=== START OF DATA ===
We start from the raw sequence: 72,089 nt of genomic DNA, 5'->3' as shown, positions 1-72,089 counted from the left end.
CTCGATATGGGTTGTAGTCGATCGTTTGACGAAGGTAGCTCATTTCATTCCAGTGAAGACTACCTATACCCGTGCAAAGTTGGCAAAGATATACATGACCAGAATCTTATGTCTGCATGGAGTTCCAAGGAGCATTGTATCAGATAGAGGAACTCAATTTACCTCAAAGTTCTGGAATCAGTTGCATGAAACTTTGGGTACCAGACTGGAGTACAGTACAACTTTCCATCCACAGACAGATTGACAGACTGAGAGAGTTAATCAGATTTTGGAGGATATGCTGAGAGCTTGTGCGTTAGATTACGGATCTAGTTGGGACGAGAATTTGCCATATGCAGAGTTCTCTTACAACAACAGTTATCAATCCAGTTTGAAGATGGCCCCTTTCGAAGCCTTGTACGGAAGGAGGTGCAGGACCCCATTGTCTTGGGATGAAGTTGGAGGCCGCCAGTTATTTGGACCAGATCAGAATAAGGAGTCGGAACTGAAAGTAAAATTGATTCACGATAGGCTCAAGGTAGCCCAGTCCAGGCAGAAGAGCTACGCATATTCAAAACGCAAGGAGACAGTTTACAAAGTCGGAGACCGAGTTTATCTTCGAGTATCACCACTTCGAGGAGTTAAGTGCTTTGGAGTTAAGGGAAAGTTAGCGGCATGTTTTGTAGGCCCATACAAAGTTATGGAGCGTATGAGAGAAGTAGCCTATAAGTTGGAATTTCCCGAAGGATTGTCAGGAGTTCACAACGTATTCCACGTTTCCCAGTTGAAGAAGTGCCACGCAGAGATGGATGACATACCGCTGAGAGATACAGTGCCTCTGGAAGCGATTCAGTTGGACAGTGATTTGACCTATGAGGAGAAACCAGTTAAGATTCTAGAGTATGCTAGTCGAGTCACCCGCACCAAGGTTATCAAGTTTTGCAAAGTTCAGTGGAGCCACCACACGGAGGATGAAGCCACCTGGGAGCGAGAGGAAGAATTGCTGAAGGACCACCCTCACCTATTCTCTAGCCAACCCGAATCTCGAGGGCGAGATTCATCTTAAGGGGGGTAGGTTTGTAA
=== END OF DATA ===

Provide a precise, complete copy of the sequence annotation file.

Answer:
We start from the raw sequence: 72,089 nt of genomic DNA, 5'->3' as shown, positions 1-72,089 counted from the left end.
CTCGATATGGGTTGTAGTCGATCGTTTGACGAAGGTAGCTCATTTCATTCCAGTGAAGACTACCTATACCCGTGCAAAGTTGGCAAAGATATACATGACCAGAATCTTATGTCTGCATGGAGTTCCAAGGAGCATTGTATCAGATAGAGGAACTCAATTTACCTCAAAGTTCTGGAATCAGTTGCATGAAACTTTGGGTACCAGACTGGAGTACAGTACAACTTTCCATCCACAGACAGATTGACAGACTGAGAGAGTTAATCAGATTTTGGAGGATATGCTGAGAGCTTGTGCGTTAGATTACGGATCTAGTTGGGACGAGAATTTGCCATATGCAGAGTTCTCTTACAACAACAGTTATCAATCCAGTTTGAAGATGGCCCCTTTCGAAGCCTTGTACGGAAGGAGGTGCAGGACCCCATTGTCTTGGGATGAAGTTGGAGGCCGCCAGTTATTTGGACCAGATCAGAATAAGGAGTCGGAACTGAAAGTAAAATTGATTCACGATAGGCTCAAGGTAGCCCAGTCCAGGCAGAAGAGCTACGCATATTCAAAACGCAAGGAGACAGTTTACAAAGTCGGAGACCGAGTTTATCTTCGAGTATCACCACTTCGAGGAGTTAAGTGCTTTGGAGTTAAGGGAAAGTTAGCGGCATGTTTTGTAGGCCCATACAAAGTTATGGAGCGTATGAGAGAAGTAGCCTATAAGTTGGAATTTCCCGAAGGATTGTCAGGAGTTCACAACGTATTCCACGTTTCCCAGTTGAAGAAGTGCCACGCAGAGATGGATGACATACCGCTGAGAGATACAGTGCCTCTGGAAGCGATTCAGTTGGACAGTGATTTGACCTATGAGGAGAAACCAGTTAAGATTCTAGAGTATGCTAGTCGAGTCACCCGCACCAAGGTTATCAAGTTTTGCAAAGTTCAGTGGAGCCACCACACGGAGGATGAAGCCACCTGGGAGCGAGAGGAAGAATTGCTGAAGGACCACCCTCACCTATTCTCTAGCCAACCCGAATCTCGAGGGCGAGATTCATCTTAAGGGGGGTAGGTTTGTAA